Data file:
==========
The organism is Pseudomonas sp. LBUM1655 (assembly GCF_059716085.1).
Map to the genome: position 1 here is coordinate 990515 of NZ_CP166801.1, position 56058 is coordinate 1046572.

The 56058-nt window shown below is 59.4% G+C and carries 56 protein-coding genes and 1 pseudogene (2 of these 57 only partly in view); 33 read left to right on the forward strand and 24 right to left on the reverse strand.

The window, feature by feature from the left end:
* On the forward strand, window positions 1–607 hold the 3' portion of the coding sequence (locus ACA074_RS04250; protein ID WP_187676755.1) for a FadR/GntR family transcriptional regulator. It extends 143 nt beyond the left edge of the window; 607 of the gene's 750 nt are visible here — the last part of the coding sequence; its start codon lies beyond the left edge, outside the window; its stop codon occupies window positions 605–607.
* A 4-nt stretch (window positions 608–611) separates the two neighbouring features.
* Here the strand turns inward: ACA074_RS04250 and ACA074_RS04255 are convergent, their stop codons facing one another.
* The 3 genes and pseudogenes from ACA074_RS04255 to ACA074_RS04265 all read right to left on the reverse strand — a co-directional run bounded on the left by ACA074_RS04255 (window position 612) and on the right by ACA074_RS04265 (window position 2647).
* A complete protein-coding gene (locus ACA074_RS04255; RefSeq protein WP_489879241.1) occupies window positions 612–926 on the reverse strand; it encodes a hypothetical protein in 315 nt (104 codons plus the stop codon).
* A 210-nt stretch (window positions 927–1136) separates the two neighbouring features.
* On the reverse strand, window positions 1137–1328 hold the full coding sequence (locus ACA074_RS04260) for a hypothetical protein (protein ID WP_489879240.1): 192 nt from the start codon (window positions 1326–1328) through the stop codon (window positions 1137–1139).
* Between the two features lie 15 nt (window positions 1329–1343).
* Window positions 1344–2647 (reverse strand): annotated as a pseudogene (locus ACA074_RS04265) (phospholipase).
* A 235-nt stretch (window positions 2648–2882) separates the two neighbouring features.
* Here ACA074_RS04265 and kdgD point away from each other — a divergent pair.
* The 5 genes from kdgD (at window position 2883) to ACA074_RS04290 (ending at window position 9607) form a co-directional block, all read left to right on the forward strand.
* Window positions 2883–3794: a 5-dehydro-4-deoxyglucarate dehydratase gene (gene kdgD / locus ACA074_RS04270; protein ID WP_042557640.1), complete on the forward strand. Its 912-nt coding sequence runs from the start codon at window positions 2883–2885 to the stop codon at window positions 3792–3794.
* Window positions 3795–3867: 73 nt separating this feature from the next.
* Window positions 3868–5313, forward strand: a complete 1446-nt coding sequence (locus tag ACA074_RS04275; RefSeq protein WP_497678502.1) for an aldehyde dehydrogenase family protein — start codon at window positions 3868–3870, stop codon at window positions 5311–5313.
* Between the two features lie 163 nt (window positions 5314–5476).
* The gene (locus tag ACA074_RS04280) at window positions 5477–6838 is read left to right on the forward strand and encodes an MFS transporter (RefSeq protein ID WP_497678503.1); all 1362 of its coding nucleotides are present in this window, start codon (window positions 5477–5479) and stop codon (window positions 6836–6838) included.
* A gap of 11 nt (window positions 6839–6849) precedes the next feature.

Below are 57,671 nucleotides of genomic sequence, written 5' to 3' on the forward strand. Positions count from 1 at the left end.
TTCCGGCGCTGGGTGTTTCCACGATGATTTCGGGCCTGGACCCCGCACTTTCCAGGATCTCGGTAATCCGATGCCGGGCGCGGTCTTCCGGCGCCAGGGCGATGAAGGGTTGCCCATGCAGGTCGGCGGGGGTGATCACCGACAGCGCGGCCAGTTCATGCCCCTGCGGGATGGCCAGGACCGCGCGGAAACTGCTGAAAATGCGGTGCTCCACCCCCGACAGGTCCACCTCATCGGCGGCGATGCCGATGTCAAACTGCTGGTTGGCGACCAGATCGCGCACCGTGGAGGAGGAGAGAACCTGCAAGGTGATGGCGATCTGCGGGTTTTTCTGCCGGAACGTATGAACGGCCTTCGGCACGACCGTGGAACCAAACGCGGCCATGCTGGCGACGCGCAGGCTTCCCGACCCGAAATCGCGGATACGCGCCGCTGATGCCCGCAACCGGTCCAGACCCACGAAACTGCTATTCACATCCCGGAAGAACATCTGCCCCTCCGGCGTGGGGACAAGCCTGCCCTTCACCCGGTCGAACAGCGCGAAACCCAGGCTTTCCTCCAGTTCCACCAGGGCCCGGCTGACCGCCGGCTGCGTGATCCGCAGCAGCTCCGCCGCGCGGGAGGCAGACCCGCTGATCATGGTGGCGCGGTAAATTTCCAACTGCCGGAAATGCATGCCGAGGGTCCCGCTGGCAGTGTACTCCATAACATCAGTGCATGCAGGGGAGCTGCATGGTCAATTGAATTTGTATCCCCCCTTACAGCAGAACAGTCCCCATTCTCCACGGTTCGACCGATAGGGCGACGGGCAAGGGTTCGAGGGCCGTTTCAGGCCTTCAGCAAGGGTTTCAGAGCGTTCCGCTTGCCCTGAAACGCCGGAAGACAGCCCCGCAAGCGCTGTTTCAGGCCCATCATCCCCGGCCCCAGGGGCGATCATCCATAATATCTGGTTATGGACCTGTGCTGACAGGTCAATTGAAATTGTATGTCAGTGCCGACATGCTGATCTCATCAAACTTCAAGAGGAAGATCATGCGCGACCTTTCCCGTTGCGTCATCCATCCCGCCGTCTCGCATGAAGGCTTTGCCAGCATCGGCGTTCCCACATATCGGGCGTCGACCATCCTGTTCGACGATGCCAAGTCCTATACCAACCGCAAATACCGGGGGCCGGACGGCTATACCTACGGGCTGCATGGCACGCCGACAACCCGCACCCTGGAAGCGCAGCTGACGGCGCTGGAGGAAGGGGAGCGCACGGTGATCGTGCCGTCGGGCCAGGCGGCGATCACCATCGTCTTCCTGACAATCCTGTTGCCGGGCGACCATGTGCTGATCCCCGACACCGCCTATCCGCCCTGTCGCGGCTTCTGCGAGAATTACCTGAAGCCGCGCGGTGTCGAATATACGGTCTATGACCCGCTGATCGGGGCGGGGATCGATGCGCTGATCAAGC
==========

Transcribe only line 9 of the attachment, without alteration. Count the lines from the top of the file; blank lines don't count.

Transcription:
* A complete protein-coding gene (locus ACA074_RS04255; RefSeq protein WP_489879241.1) occupies window positions 612–926 on the reverse strand; it encodes a hypothetical protein in 315 nt (104 codons plus the stop codon).